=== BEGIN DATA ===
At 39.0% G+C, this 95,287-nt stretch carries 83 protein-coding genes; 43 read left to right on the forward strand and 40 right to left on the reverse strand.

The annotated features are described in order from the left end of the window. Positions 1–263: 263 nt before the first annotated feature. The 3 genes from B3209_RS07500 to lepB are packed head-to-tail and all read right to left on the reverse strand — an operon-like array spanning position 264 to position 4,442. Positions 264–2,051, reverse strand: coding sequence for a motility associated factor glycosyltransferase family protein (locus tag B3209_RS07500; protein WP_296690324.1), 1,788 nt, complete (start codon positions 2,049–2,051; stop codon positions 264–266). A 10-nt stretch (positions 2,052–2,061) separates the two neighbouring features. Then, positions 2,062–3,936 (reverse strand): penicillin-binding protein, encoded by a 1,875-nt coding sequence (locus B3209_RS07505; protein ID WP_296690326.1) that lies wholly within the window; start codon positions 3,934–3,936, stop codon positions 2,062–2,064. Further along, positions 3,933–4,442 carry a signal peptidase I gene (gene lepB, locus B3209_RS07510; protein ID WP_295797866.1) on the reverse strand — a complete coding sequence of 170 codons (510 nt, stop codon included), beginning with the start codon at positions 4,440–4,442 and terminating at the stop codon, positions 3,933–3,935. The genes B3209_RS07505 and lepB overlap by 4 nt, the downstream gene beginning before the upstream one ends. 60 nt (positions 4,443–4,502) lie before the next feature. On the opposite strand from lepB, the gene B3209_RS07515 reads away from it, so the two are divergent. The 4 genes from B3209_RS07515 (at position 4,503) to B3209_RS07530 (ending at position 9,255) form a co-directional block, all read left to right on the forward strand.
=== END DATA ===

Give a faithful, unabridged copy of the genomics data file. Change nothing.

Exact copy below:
At 39.0% G+C, this 95,287-nt stretch carries 83 protein-coding genes; 43 read left to right on the forward strand and 40 right to left on the reverse strand.

The annotated features are described in order from the left end of the window. Positions 1–263: 263 nt before the first annotated feature. The 3 genes from B3209_RS07500 to lepB are packed head-to-tail and all read right to left on the reverse strand — an operon-like array spanning position 264 to position 4,442. Positions 264–2,051, reverse strand: coding sequence for a motility associated factor glycosyltransferase family protein (locus tag B3209_RS07500; protein WP_296690324.1), 1,788 nt, complete (start codon positions 2,049–2,051; stop codon positions 264–266). A 10-nt stretch (positions 2,052–2,061) separates the two neighbouring features. Then, positions 2,062–3,936 (reverse strand): penicillin-binding protein, encoded by a 1,875-nt coding sequence (locus B3209_RS07505; protein ID WP_296690326.1) that lies wholly within the window; start codon positions 3,934–3,936, stop codon positions 2,062–2,064. Further along, positions 3,933–4,442 carry a signal peptidase I gene (gene lepB, locus B3209_RS07510; protein ID WP_295797866.1) on the reverse strand — a complete coding sequence of 170 codons (510 nt, stop codon included), beginning with the start codon at positions 4,440–4,442 and terminating at the stop codon, positions 3,933–3,935. The genes B3209_RS07505 and lepB overlap by 4 nt, the downstream gene beginning before the upstream one ends. 60 nt (positions 4,443–4,502) lie before the next feature. On the opposite strand from lepB, the gene B3209_RS07515 reads away from it, so the two are divergent. The 4 genes from B3209_RS07515 (at position 4,503) to B3209_RS07530 (ending at position 9,255) form a co-directional block, all read left to right on the forward strand.